Daemon followed slowly. When Lucivar stopped and knocked on a door, he kept walking, drawn to the strong, dark, feminine psychic scent'coming from a room on the opposite side of the corridor.

"Daemon?"

Lucivar's voice faded, muted by a powerful tide of emotions.

Daemon opened a door and walked into a sitting room. One wall had built-in bookshelves above a row of closed, waist-high wooden cabinets. A couch, two triangular side tables, and two chairs formed a bracket of furniture around a long, low table. A pair of sinuous, patinaed lamps sat on the side tables. Next to one chair was a large basket full of skeins of wool and silk and a partially completed piece of needlework. A desk sat in front of the glass doors that led out to the balcony. A tiered stand filled with plants occupied one corner.

The psychic scent washed over him, through him. Oh, he remembered that dark scent. But there was something different about it now, something delicately, deliriously musky.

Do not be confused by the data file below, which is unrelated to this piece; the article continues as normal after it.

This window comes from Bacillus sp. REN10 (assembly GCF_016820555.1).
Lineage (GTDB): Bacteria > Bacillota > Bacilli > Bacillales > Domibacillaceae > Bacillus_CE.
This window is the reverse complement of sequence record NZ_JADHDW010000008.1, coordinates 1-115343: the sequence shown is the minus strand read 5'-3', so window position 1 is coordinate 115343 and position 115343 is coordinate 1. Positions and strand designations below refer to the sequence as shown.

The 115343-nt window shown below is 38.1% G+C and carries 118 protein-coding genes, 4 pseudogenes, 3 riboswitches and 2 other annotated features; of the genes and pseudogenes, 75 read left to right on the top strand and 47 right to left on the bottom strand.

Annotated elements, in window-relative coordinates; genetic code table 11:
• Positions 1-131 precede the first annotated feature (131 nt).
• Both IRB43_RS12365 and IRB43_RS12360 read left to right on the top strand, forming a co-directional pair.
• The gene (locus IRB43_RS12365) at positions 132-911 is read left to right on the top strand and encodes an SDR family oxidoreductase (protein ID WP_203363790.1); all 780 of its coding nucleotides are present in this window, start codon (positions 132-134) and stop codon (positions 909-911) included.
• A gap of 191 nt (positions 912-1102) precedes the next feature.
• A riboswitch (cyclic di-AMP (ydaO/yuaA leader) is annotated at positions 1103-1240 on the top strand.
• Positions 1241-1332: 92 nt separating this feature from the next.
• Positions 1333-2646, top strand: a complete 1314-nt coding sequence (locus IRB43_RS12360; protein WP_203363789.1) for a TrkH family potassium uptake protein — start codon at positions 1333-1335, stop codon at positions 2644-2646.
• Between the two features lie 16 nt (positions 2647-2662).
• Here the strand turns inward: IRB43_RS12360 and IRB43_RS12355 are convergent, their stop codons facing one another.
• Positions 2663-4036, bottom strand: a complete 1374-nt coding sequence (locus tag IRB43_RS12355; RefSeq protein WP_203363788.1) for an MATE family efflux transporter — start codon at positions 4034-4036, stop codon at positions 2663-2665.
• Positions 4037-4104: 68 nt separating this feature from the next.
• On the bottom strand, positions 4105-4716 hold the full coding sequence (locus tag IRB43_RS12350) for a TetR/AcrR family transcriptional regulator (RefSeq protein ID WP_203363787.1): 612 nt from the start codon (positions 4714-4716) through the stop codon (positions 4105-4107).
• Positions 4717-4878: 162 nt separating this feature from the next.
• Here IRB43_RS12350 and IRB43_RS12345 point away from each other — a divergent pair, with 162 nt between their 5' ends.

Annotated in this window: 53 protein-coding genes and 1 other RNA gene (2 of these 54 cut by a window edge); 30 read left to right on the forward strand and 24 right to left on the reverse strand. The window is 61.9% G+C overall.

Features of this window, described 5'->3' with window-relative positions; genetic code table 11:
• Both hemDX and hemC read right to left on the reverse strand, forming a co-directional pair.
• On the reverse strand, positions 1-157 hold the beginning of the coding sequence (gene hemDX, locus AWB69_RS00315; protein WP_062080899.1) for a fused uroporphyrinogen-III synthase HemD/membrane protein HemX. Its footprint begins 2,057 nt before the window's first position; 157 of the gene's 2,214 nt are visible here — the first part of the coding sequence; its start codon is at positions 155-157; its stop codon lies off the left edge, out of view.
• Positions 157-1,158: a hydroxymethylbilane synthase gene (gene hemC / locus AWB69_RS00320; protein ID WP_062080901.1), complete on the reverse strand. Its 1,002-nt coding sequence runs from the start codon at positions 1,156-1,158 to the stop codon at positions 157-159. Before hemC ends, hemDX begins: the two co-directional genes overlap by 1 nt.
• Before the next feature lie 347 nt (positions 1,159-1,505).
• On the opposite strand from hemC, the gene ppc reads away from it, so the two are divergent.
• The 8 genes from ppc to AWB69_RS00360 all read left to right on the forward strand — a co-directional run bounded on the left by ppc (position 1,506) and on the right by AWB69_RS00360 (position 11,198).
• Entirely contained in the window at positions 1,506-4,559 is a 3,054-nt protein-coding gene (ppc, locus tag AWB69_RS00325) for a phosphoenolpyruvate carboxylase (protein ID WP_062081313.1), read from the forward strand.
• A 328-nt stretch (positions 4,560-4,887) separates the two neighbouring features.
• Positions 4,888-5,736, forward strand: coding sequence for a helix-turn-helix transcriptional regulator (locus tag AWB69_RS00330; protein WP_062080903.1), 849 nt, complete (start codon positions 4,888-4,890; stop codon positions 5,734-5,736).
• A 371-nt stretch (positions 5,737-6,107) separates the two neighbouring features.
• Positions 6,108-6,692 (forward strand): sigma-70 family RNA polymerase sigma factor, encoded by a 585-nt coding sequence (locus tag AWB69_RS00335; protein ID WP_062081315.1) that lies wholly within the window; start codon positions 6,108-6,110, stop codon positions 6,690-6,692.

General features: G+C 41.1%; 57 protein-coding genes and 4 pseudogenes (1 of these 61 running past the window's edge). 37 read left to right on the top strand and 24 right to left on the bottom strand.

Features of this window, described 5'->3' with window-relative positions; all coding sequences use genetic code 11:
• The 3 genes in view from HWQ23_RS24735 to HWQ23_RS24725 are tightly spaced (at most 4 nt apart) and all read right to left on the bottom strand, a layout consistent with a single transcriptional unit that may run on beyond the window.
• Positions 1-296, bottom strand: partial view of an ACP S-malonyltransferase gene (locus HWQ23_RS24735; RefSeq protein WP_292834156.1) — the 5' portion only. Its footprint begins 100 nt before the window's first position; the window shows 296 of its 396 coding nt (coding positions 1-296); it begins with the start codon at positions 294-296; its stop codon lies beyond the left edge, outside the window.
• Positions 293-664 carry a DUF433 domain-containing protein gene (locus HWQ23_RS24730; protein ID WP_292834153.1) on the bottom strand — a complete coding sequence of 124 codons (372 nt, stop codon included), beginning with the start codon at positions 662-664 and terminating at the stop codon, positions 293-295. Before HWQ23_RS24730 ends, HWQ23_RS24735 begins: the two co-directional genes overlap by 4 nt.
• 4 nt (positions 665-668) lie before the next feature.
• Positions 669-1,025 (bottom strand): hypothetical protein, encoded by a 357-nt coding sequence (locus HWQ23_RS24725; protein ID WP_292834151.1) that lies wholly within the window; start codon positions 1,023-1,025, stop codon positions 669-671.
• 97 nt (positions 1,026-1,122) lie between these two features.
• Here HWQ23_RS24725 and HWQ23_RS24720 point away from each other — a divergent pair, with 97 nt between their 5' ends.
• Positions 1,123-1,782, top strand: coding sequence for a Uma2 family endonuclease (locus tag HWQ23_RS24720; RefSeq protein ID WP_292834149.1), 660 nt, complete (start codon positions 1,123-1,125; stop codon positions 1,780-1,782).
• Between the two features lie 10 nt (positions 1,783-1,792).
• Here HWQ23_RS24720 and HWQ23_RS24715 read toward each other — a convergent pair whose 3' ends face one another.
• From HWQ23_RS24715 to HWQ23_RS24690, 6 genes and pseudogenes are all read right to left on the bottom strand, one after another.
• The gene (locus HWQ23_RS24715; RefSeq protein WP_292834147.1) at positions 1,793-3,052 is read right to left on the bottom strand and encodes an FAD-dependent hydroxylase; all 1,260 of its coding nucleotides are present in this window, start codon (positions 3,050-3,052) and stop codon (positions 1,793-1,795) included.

His body tightened, then swelled with male interest before his mind understood the significance of that difference. Then he noticed the sapphire slippers near one chair. A woman's slippers.

Against all reason, despite all desire, even when he had thought that Lucivar had married her, he hadn't fully absorbed the fact that she was no longer the child he had known. She had grown up.

The walls of the room faded to gray, then darkened and began to close in, forming a tunnel around him.

"Daemon."

He remembered that deep voice, too. He had heard it amused. He had heard it full of rage and fierce power. He had heard it hoarse and exhausted. He had heard it plead with him to reach up, to accept the help and strength being offered.